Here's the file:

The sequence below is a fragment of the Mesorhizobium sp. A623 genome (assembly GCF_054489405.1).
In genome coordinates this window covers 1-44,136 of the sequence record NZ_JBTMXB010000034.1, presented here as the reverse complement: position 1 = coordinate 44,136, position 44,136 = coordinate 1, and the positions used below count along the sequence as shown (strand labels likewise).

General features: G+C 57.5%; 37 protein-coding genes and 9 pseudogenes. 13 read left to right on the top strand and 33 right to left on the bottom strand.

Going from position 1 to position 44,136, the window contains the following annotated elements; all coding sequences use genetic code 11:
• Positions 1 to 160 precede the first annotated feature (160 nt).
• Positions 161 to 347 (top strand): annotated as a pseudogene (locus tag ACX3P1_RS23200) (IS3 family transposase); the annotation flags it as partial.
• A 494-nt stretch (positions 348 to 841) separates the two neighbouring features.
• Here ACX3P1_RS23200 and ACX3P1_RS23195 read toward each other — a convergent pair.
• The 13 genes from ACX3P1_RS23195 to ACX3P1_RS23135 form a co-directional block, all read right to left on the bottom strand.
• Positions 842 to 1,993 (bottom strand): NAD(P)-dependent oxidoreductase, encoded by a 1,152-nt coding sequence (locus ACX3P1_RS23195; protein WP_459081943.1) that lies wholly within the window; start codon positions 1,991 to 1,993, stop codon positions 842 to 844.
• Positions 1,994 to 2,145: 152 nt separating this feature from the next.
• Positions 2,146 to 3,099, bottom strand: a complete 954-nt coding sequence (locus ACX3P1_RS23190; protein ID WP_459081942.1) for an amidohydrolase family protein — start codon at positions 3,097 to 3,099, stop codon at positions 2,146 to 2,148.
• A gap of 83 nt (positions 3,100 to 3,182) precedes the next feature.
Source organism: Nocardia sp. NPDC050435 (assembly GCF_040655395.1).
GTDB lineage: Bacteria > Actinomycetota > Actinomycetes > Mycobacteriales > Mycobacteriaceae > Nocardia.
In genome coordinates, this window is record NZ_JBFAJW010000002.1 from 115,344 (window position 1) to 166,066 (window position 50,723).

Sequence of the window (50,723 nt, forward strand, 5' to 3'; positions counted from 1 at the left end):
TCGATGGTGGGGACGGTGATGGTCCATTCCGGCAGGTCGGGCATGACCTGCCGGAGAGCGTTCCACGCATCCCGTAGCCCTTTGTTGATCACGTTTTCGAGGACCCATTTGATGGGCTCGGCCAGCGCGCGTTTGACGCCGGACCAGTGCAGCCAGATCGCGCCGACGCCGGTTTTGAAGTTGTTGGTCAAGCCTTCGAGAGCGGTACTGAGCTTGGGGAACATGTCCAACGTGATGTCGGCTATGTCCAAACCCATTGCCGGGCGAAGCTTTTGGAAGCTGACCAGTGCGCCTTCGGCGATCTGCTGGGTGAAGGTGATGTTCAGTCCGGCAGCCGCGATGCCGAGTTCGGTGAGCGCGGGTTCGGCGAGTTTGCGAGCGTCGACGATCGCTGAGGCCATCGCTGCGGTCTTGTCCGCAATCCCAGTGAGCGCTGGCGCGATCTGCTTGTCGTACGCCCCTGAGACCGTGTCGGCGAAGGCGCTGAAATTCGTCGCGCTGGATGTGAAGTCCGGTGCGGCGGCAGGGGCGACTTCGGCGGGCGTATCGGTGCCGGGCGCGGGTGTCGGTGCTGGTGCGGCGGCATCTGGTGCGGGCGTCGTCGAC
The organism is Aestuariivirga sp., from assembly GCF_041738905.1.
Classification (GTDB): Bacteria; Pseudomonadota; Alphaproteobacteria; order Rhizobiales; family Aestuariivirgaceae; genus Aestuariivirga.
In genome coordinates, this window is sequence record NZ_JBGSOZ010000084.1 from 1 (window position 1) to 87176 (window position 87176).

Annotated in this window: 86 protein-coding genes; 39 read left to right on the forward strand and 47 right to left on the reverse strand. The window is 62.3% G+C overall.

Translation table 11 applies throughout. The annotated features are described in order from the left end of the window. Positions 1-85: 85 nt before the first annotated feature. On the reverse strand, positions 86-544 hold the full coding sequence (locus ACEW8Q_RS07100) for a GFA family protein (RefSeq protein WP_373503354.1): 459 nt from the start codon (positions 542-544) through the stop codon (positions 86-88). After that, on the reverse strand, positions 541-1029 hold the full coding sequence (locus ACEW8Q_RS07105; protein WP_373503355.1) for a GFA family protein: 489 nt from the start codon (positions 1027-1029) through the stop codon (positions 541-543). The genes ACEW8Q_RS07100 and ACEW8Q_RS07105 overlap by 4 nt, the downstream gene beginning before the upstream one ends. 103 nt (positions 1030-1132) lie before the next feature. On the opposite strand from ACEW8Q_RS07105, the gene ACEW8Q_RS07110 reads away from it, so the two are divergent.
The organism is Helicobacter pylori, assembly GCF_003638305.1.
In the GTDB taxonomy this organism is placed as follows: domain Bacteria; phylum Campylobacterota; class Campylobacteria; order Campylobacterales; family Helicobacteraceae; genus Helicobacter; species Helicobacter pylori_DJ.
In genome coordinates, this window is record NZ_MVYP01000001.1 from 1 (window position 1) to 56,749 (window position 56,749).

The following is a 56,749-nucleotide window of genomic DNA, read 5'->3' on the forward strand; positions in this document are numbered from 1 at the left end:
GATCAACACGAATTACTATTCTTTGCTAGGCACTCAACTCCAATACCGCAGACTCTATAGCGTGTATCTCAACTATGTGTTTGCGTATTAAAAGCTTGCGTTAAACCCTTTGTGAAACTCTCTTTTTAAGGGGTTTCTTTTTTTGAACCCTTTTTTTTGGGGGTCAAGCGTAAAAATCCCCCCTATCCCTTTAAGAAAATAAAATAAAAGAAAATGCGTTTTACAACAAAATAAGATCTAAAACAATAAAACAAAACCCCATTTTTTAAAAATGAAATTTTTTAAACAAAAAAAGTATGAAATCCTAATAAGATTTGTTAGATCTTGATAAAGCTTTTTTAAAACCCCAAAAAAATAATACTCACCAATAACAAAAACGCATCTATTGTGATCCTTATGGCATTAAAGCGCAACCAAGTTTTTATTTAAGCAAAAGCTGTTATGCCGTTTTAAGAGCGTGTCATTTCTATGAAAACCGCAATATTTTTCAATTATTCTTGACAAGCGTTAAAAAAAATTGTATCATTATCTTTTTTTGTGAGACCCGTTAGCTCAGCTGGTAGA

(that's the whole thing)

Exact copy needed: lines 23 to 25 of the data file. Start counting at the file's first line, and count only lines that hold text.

Translation table 11 applies throughout. The annotated features are described in order from the left end of the window. Positions 1-85: 85 nt before the first annotated feature. On the reverse strand, positions 86-544 hold the full coding sequence (locus ACEW8Q_RS07100) for a GFA family protein (RefSeq protein WP_373503354.1): 459 nt from the start codon (positions 542-544) through the stop codon (positions 86-88). After that, on the reverse strand, positions 541-1029 hold the full coding sequence (locus ACEW8Q_RS07105; protein WP_373503355.1) for a GFA family protein: 489 nt from the start codon (positions 1027-1029) through the stop codon (positions 541-543). The genes ACEW8Q_RS07100 and ACEW8Q_RS07105 overlap by 4 nt, the downstream gene beginning before the upstream one ends. 103 nt (positions 1030-1132) lie before the next feature. On the opposite strand from ACEW8Q_RS07105, the gene ACEW8Q_RS07110 reads away from it, so the two are divergent.
The organism is Helicobacter pylori, assembly GCF_003638305.1.
In the GTDB taxonomy this organism is placed as follows: domain Bacteria; phylum Campylobacterota; class Campylobacteria; order Campylobacterales; family Helicobacteraceae; genus Helicobacter; species Helicobacter pylori_DJ.